We can think of a starship (or indeed, any system) as a "black box". If X joules of energy are going in, then X joules of energy must come out, or else the entire system's energy state will be increasing (eg- it will be heating up, or accelerating). It can't simply sit there, absorbing more energy than it emits, without something happening to its energy state. It doesn't matter what's happening inside the black box- all that matters it the fundamental balance: Energy in = Energy out, to maintain an equilibrium state.

A common Federation tactic for dealing with this problem is to simply claim that "the energy all gets dumped into subspace, so it disappears." This sort of argument highlights a major problem with trekkie thinking. Subspace is a technobabble invention designed to get around problems with certain technologies, particularly high-speed communications and relativistic travel speeds. It should be used as a last resort, to explain conundrums which cannot be solved any other way. But because it has been poorly defined, a lot of trekkies it as a catch-all excuse for routine violations of Conservation of Energy. They can do that if they wish, but the more one employs this excuse for violating Conservation of Energy, the farther one strays away from science fiction and toward Saturday morning cartoons. An obvious question would be: "why would they bother generating all this power, if it apparently serves no purpose other than dumping energy into subspace?" The energy requirements of a coasting starship are minimal. There is therefore no reason to produce huge amounts of energy. In a sci-fi series, advanced technology would be logically used to achieve great feats, not to consume enormous amounts of energy to achieve small feats.

This myth is analogous to a 20th century person claiming that his brand-new car is more advanced than your car because it burns up more than 10 gallons of fuel per second even when it's idling. That wouldn't be advancement- that would be sheer stupidity.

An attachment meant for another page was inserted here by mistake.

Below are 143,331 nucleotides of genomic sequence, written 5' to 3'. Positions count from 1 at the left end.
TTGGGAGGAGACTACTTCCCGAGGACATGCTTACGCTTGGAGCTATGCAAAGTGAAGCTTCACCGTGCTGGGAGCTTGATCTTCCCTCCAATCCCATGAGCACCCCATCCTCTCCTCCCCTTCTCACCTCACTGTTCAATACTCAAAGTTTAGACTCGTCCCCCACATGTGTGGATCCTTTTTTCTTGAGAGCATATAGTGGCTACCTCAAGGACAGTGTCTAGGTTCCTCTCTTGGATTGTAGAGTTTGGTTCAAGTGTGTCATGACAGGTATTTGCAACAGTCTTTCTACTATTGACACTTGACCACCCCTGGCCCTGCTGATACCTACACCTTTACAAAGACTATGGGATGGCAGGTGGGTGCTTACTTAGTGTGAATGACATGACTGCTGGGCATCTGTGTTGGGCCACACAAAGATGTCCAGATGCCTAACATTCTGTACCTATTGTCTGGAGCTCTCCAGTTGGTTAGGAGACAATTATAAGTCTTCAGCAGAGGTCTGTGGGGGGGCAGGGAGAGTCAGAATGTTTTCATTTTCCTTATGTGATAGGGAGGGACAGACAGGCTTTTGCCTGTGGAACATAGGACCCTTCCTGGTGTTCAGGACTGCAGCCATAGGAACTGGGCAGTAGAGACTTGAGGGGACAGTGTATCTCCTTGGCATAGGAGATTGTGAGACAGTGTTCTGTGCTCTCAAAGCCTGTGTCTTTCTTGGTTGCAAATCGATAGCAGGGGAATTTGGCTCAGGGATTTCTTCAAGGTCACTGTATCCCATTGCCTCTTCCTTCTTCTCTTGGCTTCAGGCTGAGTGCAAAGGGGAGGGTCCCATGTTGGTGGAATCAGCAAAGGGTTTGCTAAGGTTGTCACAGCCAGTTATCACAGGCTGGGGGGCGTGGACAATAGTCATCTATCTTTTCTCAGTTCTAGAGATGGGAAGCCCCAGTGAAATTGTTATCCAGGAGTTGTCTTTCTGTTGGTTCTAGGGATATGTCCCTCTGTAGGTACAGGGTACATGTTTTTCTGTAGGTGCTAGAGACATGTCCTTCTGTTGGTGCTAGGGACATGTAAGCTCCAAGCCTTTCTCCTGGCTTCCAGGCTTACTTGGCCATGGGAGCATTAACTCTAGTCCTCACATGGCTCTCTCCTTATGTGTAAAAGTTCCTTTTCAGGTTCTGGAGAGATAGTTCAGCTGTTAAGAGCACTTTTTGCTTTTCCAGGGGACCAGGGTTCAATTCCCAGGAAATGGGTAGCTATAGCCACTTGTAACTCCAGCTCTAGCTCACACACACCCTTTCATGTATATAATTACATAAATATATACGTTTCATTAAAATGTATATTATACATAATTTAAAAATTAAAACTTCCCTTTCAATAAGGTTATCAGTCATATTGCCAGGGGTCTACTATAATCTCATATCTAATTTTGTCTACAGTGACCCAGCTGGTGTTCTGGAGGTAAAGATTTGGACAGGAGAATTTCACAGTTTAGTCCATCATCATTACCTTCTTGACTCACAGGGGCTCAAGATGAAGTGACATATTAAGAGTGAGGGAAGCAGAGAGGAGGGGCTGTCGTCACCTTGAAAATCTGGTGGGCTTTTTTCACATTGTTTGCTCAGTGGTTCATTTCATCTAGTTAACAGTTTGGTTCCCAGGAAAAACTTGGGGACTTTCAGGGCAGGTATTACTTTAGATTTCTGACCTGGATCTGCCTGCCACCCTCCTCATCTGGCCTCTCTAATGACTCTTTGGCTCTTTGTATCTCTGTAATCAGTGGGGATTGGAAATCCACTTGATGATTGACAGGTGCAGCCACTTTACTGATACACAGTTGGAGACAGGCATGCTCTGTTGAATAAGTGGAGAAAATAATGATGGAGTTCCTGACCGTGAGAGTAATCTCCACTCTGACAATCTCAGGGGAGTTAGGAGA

8. The density of matter will roughly double if you double the pressure

I am not sure how common this misconception is, but I have seen more than a half-dozen people claiming that liquids and solids compress or decompress linearly with pressure. Some trekkies claim that the density of asteroids in the Hoth asteroid belt would be lower than the density of normal iron because the Hoth asteroid belt is in vacuum unlike normal terrestrial iron which is at atmospheric pressure. Other trekkies claim that since a Federation warp core can maintain internal pressures of 720 times atmospheric pressure, then the deuterium storage pods might also be able to maintain this pressure and therefore, they can store deuterium at 720 times its normal density.

However, the linear relationship of pressure and density is part of the ideal gas law, and not a property of solids or liquids. Solids and liquids do not compress very easily even under high pressures. If they did, then your body would collapse into a puddle, apartment buildings would be impossible to build, trees wouldn't be able to stand, and high-pressure hydraulic systems would be impossible.